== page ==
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January 07, 2022

Everything you need to know about HIPAA privacy rules

Adult Health HIPAA

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With the increasing prevalence of COVID-19 vaccine mandates and the need to show proof of vaccination to enter certain locations, you may hear people state that these requests are a “HIPAA violation.” But what does this acronym actually mean? And is there some kind of right to privacy being violated by having to show your vaccine card?

The quick answer is no. HIPAA — the Health Insurance Portability and Access Act of 1996 — has no bearing on a business asking to see proof of vaccination. But it does provide important protections to all Americans to ensure that private health care information remains private.

What is HIPAA?

HIPAA is a law passed by Congress “that required the creation of national standards to protect sensitive patient health information.” HIPAA is meant to ensure that people understand how their health data is being used, and can have control over that. The act became important as increasing amounts of information were being retained and shared in health care, and was meant to ensure that health care information was not only accessible but also private.

Who does HIPAA apply to?

HIPAA is fairly narrow in what it considers “covered entities:”

• Health care providers
• Health (insurance) plans
• Health care clearinghouses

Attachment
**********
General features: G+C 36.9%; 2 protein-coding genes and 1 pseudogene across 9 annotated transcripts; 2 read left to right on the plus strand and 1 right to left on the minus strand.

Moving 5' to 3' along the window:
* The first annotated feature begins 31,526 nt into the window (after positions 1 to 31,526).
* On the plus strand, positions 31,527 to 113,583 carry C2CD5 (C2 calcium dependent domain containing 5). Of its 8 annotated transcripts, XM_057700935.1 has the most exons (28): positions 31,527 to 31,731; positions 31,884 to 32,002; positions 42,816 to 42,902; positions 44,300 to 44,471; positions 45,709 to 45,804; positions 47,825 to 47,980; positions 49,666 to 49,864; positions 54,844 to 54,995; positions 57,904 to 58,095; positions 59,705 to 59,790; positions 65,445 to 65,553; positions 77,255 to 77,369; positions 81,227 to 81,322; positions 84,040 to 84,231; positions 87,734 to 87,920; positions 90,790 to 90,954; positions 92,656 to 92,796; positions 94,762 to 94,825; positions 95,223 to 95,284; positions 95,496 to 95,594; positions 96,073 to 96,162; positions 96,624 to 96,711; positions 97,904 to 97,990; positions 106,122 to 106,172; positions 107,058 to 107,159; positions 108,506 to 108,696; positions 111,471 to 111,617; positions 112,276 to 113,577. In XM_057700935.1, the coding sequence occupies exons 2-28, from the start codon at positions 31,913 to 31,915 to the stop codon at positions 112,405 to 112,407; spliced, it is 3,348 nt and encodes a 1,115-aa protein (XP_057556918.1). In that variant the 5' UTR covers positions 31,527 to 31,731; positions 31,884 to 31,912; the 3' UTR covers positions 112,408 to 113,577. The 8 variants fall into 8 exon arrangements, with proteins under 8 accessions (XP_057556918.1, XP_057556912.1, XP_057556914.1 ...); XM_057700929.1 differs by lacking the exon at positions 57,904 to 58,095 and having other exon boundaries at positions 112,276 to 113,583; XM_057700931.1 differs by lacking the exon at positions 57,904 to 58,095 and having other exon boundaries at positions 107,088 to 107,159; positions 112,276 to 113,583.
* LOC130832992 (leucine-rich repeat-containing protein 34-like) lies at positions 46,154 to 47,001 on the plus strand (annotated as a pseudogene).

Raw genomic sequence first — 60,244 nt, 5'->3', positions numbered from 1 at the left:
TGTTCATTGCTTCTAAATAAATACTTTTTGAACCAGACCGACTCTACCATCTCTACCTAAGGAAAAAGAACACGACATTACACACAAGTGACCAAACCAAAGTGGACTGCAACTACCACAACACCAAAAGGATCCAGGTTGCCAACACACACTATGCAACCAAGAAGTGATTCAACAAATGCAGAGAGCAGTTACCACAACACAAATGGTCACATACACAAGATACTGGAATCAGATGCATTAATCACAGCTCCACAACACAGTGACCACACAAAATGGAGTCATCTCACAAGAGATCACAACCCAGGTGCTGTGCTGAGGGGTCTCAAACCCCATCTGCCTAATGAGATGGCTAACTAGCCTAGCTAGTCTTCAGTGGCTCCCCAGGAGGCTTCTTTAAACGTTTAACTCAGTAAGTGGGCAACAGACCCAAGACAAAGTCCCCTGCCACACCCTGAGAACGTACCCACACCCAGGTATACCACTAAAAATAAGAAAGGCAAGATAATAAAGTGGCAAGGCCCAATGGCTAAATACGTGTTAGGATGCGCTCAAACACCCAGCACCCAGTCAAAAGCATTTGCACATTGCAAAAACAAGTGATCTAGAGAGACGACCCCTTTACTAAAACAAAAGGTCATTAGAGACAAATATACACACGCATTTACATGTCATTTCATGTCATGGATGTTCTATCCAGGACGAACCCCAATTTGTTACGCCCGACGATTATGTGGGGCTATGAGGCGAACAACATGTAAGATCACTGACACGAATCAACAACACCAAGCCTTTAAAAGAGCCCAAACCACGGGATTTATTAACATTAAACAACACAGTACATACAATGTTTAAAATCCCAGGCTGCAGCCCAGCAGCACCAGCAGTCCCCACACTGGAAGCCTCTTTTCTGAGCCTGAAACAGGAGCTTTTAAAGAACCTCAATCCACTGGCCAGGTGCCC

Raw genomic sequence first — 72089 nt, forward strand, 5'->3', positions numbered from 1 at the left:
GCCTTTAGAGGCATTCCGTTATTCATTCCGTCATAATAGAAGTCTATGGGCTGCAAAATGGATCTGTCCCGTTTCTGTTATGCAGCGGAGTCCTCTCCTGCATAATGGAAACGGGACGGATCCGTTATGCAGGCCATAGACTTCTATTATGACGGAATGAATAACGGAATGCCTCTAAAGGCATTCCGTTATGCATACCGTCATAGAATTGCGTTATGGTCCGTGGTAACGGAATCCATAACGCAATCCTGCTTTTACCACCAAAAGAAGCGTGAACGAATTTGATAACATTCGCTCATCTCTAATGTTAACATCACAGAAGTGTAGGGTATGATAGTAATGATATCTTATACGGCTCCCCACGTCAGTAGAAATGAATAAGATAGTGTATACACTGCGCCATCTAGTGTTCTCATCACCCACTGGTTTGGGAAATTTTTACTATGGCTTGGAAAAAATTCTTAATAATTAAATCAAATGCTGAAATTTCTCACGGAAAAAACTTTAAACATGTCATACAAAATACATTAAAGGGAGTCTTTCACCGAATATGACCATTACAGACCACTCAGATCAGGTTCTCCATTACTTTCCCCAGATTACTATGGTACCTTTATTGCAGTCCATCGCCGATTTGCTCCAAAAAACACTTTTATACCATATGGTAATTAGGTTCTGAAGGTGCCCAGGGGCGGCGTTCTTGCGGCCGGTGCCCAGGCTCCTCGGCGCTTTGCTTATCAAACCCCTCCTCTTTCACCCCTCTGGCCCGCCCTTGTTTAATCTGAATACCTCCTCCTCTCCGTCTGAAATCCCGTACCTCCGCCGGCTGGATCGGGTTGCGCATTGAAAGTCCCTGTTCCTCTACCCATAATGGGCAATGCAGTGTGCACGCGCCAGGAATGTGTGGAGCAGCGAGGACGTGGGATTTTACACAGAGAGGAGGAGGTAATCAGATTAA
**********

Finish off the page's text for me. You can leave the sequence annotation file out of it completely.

• Associated businesses (such as claims processors or billing firms)

These entities may use and disclose a person’s health information without their authorization for a limited set of permitted reasons. Permitted uses include disclosure to the individual, treatment and payment for care, or in incidents related to a permitted use. There are also 12 specific public interest and benefit activities, such as law enforcement or government functions, where personal health information may be shared.

What about the Privacy Rule?

HIPAA has two primary rules: the Privacy Rule and the Security Rule. The Privacy Rule is meant to govern how individual health information is used by covered entities. Under the Privacy Rule, individuals have the right to see their health records, have corrections made, be notified when their health information will be used, and have transparency on the use of their health information. If you believe your rights have been violated in these regards, the U.S. Government’s Department of Health and Human Services will respond to any complaint filed.

Under HIPAA, parents can generally access their children’s records. The Security Rule provides additional protections to information covered by the Privacy Rule, and ensures that covered entities keep health information confidential, protect against threats to confidentiality, and keep their workforce compliant.

Despite the powerful protections offered by HIPAA, there are plenty of entities that are not covered, such as employers, schools, or other organizations that may have access to your health data. While state laws or other federal laws (such as the Americans with Disabilities Act) may provide some protections, it’s best to assume that unless an organization is one of those specifically subject to HIPAA, they may not comply. Which means it is perfectly legal for a private business to ask for your vaccine card before they serve you.

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